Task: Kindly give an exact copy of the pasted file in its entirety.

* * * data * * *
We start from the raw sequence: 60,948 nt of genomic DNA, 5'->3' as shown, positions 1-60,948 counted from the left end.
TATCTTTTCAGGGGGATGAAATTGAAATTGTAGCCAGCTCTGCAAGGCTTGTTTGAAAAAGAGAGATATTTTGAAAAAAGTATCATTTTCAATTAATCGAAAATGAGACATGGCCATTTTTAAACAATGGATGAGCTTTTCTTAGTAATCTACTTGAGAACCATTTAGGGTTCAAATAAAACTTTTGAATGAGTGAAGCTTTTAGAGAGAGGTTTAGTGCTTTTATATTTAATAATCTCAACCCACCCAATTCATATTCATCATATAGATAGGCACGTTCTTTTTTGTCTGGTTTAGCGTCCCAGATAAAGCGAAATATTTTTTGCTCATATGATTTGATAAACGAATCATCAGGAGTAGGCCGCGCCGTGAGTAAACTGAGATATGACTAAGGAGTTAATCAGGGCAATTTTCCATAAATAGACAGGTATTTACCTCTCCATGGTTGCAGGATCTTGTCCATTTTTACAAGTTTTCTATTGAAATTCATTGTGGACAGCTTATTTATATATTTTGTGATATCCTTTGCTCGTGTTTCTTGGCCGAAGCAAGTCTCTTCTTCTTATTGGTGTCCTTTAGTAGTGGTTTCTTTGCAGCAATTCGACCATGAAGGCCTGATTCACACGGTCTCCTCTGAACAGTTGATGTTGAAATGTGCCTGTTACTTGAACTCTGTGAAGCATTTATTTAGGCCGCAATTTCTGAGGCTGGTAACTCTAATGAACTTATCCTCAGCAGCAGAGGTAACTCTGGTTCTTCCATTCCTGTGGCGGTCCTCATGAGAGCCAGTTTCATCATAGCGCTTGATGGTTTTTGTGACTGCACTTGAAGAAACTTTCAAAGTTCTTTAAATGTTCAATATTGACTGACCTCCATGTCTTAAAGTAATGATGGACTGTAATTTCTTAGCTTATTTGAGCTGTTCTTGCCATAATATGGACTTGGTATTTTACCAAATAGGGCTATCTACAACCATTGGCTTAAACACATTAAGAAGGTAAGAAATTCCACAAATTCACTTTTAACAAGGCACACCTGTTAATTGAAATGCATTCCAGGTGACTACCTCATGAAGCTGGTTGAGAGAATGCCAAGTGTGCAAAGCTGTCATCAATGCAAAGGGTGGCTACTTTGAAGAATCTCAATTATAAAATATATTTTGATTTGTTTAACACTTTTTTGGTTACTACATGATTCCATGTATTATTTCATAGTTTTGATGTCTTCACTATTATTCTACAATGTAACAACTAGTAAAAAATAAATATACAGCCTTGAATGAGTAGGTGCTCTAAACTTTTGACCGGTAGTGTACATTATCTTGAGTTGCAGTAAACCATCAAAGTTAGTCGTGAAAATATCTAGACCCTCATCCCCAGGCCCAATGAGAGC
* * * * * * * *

We start from the raw sequence: 60,948 nt of genomic DNA, 5'->3' as shown, positions 1-60,948 counted from the left end.
TATCTTTTCAGGGGGATGAAATTGAAATTGTAGCCAGCTCTGCAAGGCTTGTTTGAAAAAGAGAGATATTTTGAAAAAAGTATCATTTTCAATTAATCGAAAATGAGACATGGCCATTTTTAAACAATGGATGAGCTTTTCTTAGTAATCTACTTGAGAACCATTTAGGGTTCAAATAAAACTTTTGAATGAGTGAAGCTTTTAGAGAGAGGTTTAGTGCTTTTATATTTAATAATCTCAACCCACCCAATTCATATTCATCATATAGATAGGCACGTTCTTTTTTGTCTGGTTTAGCGTCCCAGATAAAGCGAAATATTTTTTGCTCATATGATTTGATAAACGAATCATCAGGAGTAGGCCGCGCCGTGAGTAAACTGAGATATGACTAAGGAGTTAATCAGGGCAATTTTCCATAAATAGACAGGTATTTACCTCTCCATGGTTGCAGGATCTTGTCCATTTTTACAAGTTTTCTATTGAAATTCATTGTGGACAGCTTATTTATATATTTTGTGATATCCTTTGCTCGTGTTTCTTGGCCGAAGCAAGTCTCTTCTTCTTATTGGTGTCCTTTAGTAGTGGTTTCTTTGCAGCAATTCGACCATGAAGGCCTGATTCACACGGTCTCCTCTGAACAGTTGATGTTGAAATGTGCCTGTTACTTGAACTCTGTGAAGCATTTATTTAGGCCGCAATTTCTGAGGCTGGTAACTCTAATGAACTTATCCTCAGCAGCAGAGGTAACTCTGGTTCTTCCATTCCTGTGGCGGTCCTCATGAGAGCCAGTTTCATCATAGCGCTTGATGGTTTTTGTGACTGCACTTGAAGAAACTTTCAAAGTTCTTTAAATGTTCAATATTGACTGACCTCCATGTCTTAAAGTAATGATGGACTGTAATTTCTTAGCTTATTTGAGCTGTTCTTGCCATAATATGGACTTGGTATTTTACCAAATAGGGCTATCTACAACCATTGGCTTAAACACATTAAGAAGGTAAGAAATTCCACAAATTCACTTTTAACAAGGCACACCTGTTAATTGAAATGCATTCCAGGTGACTACCTCATGAAGCTGGTTGAGAGAATGCCAAGTGTGCAAAGCTGTCATCAATGCAAAGGGTGGCTACTTTGAAGAATCTCAATTATAAAATATATTTTGATTTGTTTAACACTTTTTTGGTTACTACATGATTCCATGTATTATTTCATAGTTTTGATGTCTTCACTATTATTCTACAATGTAACAACTAGTAAAAAATAAATATACAGCCTTGAATGAGTAGGTGCTCTAAACTTTTGACCGGTAGTGTACATTATCTTGAGTTGCAGTAAACCATCAAAGTTAGTCGTGAAAATATCTAGACCCTCATCCCCAGGCCCAATGAGAGC